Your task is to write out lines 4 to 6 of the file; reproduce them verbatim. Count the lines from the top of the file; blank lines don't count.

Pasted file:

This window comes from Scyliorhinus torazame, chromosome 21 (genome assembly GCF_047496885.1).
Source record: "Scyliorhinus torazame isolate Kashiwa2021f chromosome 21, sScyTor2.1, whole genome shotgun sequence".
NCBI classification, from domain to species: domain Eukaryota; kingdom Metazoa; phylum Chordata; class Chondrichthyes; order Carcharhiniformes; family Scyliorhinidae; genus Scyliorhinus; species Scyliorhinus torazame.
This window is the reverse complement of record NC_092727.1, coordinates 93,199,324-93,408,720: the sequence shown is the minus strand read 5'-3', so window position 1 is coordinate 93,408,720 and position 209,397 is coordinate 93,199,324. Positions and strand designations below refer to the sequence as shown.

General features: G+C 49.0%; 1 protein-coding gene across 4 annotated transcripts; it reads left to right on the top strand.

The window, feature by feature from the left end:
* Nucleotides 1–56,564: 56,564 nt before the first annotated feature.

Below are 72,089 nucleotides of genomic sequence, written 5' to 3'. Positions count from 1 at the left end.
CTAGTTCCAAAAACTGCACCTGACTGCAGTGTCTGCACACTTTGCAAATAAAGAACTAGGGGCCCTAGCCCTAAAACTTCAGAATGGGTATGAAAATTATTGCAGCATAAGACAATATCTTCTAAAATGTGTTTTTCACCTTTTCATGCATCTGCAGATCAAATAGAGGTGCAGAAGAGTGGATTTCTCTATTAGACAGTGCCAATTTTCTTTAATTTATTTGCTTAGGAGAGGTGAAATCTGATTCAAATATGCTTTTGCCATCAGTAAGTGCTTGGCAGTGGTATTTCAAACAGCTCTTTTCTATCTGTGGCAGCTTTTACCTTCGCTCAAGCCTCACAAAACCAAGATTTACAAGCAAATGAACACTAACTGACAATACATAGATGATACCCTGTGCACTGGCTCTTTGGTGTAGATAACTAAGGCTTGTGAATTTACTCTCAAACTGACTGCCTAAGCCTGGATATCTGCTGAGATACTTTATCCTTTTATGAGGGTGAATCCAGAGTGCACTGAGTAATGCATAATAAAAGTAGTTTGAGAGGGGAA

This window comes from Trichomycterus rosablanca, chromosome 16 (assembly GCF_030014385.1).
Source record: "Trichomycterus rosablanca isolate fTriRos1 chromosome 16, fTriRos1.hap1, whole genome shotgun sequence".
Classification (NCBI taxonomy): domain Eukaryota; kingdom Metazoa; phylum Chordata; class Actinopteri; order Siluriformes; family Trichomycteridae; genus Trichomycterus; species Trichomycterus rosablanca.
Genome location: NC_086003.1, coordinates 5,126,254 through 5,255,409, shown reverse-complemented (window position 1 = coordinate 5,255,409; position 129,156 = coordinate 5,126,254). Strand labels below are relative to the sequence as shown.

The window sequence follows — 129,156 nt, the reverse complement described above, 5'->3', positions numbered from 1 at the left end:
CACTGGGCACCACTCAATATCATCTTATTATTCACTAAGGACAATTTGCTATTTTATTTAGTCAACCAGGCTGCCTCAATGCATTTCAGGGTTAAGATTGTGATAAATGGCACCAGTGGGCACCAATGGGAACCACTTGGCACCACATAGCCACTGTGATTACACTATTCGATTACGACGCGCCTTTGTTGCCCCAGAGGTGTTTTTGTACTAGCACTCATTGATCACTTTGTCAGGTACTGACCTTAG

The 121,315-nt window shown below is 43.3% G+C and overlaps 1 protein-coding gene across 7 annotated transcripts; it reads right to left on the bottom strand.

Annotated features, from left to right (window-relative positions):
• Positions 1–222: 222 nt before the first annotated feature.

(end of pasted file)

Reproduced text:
This window is the reverse complement of record NC_092727.1, coordinates 93,199,324-93,408,720: the sequence shown is the minus strand read 5'-3', so window position 1 is coordinate 93,408,720 and position 209,397 is coordinate 93,199,324. Positions and strand designations below refer to the sequence as shown.

General features: G+C 49.0%; 1 protein-coding gene across 4 annotated transcripts; it reads left to right on the top strand.

The window, feature by feature from the left end: